A guerilla guide to parking in Vail
June 28, 2008 —
The wise voice from the sky once said, “If you build it, they will come.”
What he didn’t say was, “Once they come, you will have to find parking for them all.”
At a recent Town Hall meeting Vail Mayor Dick Cleveland said he and the Vail Town Council have made parking a top priority for at least the next two years.
Which means Vail will have a parking problem for at least two more years. Yes, a few short-term solutions are in the making (via a citizen’s panel), but there’s no way we’re going to build the massive parking structure to match our massive new developments anytime soon. Not only do we have huge, Vegas-esque developments like Arrabelle installed (or installing) into our town, we’ve also got Vail Resorts’ Epic Pass plans, which ought to take care of the “they will come,” part of the equation.
So, how do we find parking for them all? More spaces may come in West Vail (180), the Frontage Road (35-60), Avon (100), or the Forest Service headquarters at Dowd Junction (50-75), but these efforts will do little to match the ever-increasing popularity of our hyper-popular town. Let’s face it: Vail’s parking difficulties are about to get worse.
But hold fast people! Don’t let this news get you down! Don’t succumb to the fool’s errand of complaining to town council and blaming everyone else – but yourself – for the problems at hand. All in all, parking is a good problem to have. It means people like to be here, locals and visitors alike, and therefore our business will be full, our cash registers chiming, our credit cards swiping, and capitalism will be alive and well in our fair town. Whining about parking will only come off making you sound like a…, well, like a whiner (of which we are not in short supply, so please don’t add to the surplus).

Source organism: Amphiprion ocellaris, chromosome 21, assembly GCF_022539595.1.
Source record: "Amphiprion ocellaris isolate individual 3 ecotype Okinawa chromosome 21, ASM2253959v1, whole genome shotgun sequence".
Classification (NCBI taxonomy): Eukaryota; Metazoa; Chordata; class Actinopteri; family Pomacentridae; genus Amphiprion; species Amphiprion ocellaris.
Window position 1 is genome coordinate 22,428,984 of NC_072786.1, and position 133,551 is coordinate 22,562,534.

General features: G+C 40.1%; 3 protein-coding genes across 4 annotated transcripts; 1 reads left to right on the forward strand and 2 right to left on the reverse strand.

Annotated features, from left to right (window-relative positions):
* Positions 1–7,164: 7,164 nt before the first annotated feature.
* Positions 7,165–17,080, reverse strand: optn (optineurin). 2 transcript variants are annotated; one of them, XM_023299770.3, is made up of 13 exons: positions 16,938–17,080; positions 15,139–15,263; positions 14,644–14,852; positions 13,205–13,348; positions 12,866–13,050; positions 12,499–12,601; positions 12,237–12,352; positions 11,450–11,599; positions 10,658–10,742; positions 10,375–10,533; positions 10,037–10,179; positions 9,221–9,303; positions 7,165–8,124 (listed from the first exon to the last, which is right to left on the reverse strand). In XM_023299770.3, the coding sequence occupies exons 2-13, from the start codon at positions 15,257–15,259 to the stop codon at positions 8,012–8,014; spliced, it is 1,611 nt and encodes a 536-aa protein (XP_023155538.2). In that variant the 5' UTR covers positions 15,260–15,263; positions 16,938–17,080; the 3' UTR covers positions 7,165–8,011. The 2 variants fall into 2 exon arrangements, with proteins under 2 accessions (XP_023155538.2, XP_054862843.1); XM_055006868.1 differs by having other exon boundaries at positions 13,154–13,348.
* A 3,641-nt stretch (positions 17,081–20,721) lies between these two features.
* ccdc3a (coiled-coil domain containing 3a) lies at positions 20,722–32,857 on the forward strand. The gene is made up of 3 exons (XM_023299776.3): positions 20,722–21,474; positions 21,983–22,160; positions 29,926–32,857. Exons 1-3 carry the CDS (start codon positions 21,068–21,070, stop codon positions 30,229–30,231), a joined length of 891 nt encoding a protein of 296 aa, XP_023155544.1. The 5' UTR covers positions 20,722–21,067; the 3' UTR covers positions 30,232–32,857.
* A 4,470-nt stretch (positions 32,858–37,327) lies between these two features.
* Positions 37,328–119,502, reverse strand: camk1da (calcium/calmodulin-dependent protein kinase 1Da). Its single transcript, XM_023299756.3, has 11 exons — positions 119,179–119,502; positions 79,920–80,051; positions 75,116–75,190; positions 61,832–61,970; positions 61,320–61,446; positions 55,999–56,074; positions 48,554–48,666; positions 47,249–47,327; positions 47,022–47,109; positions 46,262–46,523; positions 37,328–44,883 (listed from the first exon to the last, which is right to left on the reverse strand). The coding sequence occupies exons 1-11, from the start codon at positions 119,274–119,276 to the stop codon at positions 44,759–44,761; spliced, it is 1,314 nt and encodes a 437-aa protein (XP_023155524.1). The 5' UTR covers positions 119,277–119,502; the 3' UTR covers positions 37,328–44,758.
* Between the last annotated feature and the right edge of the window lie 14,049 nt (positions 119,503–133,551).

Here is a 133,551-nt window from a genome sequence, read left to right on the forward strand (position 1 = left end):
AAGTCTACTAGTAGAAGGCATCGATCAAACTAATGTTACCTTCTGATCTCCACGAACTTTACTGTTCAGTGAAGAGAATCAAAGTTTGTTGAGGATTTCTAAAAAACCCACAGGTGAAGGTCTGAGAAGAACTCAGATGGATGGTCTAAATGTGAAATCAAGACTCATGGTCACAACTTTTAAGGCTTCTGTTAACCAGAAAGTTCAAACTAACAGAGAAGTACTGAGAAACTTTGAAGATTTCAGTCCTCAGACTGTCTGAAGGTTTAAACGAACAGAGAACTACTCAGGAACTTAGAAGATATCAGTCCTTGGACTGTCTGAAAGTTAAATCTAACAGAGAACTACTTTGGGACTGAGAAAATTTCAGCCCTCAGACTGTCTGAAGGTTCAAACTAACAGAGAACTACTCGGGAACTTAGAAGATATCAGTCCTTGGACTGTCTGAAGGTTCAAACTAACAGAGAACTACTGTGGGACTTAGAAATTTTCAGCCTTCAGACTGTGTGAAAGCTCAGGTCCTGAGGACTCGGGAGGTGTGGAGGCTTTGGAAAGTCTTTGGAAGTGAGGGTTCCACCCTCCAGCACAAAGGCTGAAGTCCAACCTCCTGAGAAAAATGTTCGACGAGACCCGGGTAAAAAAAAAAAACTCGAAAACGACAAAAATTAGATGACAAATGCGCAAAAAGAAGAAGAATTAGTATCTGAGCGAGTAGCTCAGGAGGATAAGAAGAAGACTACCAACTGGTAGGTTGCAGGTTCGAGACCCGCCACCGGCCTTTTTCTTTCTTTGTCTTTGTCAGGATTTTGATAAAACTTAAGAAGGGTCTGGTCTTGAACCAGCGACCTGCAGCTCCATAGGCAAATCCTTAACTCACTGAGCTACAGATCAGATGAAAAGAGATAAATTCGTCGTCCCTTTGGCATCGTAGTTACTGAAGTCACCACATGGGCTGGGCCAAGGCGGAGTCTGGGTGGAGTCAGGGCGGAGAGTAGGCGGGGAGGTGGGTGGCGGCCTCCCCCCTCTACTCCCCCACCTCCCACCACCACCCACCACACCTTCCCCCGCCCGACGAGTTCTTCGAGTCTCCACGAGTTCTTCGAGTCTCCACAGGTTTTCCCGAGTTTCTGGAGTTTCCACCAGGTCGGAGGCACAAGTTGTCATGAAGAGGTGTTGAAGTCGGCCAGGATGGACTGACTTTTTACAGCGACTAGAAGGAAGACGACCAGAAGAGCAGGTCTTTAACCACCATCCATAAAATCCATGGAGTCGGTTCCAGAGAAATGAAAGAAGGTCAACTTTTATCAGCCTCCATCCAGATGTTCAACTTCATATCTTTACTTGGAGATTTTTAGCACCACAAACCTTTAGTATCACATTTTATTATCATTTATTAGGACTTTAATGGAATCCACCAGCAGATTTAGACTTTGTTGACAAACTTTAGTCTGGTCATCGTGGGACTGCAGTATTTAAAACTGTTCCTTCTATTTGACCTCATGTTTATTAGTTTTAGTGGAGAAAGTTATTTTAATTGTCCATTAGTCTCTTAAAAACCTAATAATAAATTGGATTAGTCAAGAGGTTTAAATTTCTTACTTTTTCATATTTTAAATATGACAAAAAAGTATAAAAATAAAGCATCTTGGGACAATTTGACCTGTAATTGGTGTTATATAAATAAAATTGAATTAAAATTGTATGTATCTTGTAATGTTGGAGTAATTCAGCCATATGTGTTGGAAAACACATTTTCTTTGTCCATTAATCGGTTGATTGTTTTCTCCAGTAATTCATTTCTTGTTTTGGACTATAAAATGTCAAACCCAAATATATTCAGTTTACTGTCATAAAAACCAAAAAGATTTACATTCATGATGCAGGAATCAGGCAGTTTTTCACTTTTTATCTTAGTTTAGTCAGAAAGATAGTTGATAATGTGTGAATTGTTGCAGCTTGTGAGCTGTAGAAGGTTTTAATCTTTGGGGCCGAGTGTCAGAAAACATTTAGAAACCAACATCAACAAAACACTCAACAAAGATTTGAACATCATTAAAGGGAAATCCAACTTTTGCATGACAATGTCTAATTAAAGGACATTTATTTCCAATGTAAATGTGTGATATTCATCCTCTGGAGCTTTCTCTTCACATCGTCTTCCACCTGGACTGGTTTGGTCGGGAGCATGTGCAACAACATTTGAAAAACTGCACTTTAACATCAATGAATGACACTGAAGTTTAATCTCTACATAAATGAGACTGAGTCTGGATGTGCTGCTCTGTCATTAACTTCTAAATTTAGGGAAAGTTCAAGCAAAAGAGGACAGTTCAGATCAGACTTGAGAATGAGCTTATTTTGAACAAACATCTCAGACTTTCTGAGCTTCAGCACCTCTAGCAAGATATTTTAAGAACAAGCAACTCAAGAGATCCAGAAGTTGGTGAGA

As a local, visitor, or RealVail reader, you must empower yourself. You must find the way to round the enemy’s flank, slip through his front lines, or otherwise outwit all others in the war for those precious, car-sized slices of real estate inside Vail Village.
With that in mind, check out the guerilla guide to parking in Vail, and commit these truisms to heart:
1) Parking will only be a nightmare on powder days. Yes, that was 48 times last year. Got a problem? See above paragraph on whining.
2) Parking will only be a problem when you’ve got 400 construction workers per day using the lots. Want to build a better town? You need workers to do it. See above paragraph on whining.
3) Vail has one of the best bus systems in the world, and certainly in North America. I’ve caught many a first chair by catching the bus first.
4) Long-time locals, YOU TOO CAN RIDE THE BUS! Hard to believe, but the bus is not reserved solely for lift ops and Aussies. The bus is an equal-opportunity conveyer which runs from Gypsum to East Vail at pre-determined times, daily. Given traffic and road conditions, riding the bus is only slightly slower than driving your SUV to town by yourself, it’s half the hassle, and you can après ski to your heart’s content and not have to sweat a DUI. The town did a study of who parks on the Frontage Road and guess what? Those cars are mostly downvalley locals.
5) Know your neighbor, and definitely know if your neighbor has slopeside property, or a parking pass, or a parking space in town. There’s no greater waste than an empty Golden Peak parking space left empty by a second home owner who absent-mindedly misses up on the opportunity to provide his favorite local with a parking pas while he/she is out of town.
6) Know your town: Every local has a system of getting onto the mountain in the best possible way. Parking in small West Vail or East Vail lots and riding the bus is probably the best way to get ‘er done. The next best way is to stay in touch with what’s happening in Vail … that is to say, keep reading RealVail and you’ll be A-OK.
In the meantime, enjoy the free summer parking in the Village (because it may not last).
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